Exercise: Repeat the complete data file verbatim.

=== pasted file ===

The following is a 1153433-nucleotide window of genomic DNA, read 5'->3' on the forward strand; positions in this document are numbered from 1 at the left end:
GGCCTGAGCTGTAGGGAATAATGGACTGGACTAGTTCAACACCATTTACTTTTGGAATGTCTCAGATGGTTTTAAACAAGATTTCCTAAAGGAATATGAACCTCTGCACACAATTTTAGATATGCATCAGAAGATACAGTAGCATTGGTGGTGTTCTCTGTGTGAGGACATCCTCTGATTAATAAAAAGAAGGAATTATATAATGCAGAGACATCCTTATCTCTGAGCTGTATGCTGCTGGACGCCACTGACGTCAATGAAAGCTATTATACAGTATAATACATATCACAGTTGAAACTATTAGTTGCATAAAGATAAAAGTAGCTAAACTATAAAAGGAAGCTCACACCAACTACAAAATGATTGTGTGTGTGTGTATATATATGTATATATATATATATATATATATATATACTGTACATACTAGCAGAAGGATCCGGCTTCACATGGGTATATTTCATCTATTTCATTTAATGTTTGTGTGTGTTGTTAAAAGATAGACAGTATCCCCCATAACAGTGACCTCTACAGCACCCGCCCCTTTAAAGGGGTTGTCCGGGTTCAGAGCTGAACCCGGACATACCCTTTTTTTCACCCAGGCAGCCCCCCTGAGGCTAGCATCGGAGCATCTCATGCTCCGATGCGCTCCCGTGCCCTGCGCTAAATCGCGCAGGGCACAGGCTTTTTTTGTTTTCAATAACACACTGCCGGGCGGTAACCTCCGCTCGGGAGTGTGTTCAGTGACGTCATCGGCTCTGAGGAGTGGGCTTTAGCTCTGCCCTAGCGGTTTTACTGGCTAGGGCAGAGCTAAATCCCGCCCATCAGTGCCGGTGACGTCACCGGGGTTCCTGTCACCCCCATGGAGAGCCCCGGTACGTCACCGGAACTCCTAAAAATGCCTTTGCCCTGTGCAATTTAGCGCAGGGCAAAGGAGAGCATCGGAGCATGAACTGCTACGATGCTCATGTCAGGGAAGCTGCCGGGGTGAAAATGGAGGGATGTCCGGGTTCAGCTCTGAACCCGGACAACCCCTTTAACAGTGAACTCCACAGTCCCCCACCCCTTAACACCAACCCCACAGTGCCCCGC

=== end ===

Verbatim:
The following is a 1153433-nucleotide window of genomic DNA, read 5'->3' on the forward strand; positions in this document are numbered from 1 at the left end:
GGCCTGAGCTGTAGGGAATAATGGACTGGACTAGTTCAACACCATTTACTTTTGGAATGTCTCAGATGGTTTTAAACAAGATTTCCTAAAGGAATATGAACCTCTGCACACAATTTTAGATATGCATCAGAAGATACAGTAGCATTGGTGGTGTTCTCTGTGTGAGGACATCCTCTGATTAATAAAAAGAAGGAATTATATAATGCAGAGACATCCTTATCTCTGAGCTGTATGCTGCTGGACGCCACTGACGTCAATGAAAGCTATTATACAGTATAATACATATCACAGTTGAAACTATTAGTTGCATAAAGATAAAAGTAGCTAAACTATAAAAGGAAGCTCACACCAACTACAAAATGATTGTGTGTGTGTGTATATATATGTATATATATATATATATATATATATATACTGTACATACTAGCAGAAGGATCCGGCTTCACATGGGTATATTTCATCTATTTCATTTAATGTTTGTGTGTGTTGTTAAAAGATAGACAGTATCCCCCATAACAGTGACCTCTACAGCACCCGCCCCTTTAAAGGGGTTGTCCGGGTTCAGAGCTGAACCCGGACATACCCTTTTTTTCACCCAGGCAGCCCCCCTGAGGCTAGCATCGGAGCATCTCATGCTCCGATGCGCTCCCGTGCCCTGCGCTAAATCGCGCAGGGCACAGGCTTTTTTTGTTTTCAATAACACACTGCCGGGCGGTAACCTCCGCTCGGGAGTGTGTTCAGTGACGTCATCGGCTCTGAGGAGTGGGCTTTAGCTCTGCCCTAGCGGTTTTACTGGCTAGGGCAGAGCTAAATCCCGCCCATCAGTGCCGGTGACGTCACCGGGGTTCCTGTCACCCCCATGGAGAGCCCCGGTACGTCACCGGAACTCCTAAAAATGCCTTTGCCCTGTGCAATTTAGCGCAGGGCAAAGGAGAGCATCGGAGCATGAACTGCTACGATGCTCATGTCAGGGAAGCTGCCGGGGTGAAAATGGAGGGATGTCCGGGTTCAGCTCTGAACCCGGACAACCCCTTTAACAGTGAACTCCACAGTCCCCCACCCCTTAACACCAACCCCACAGTGCCCCGC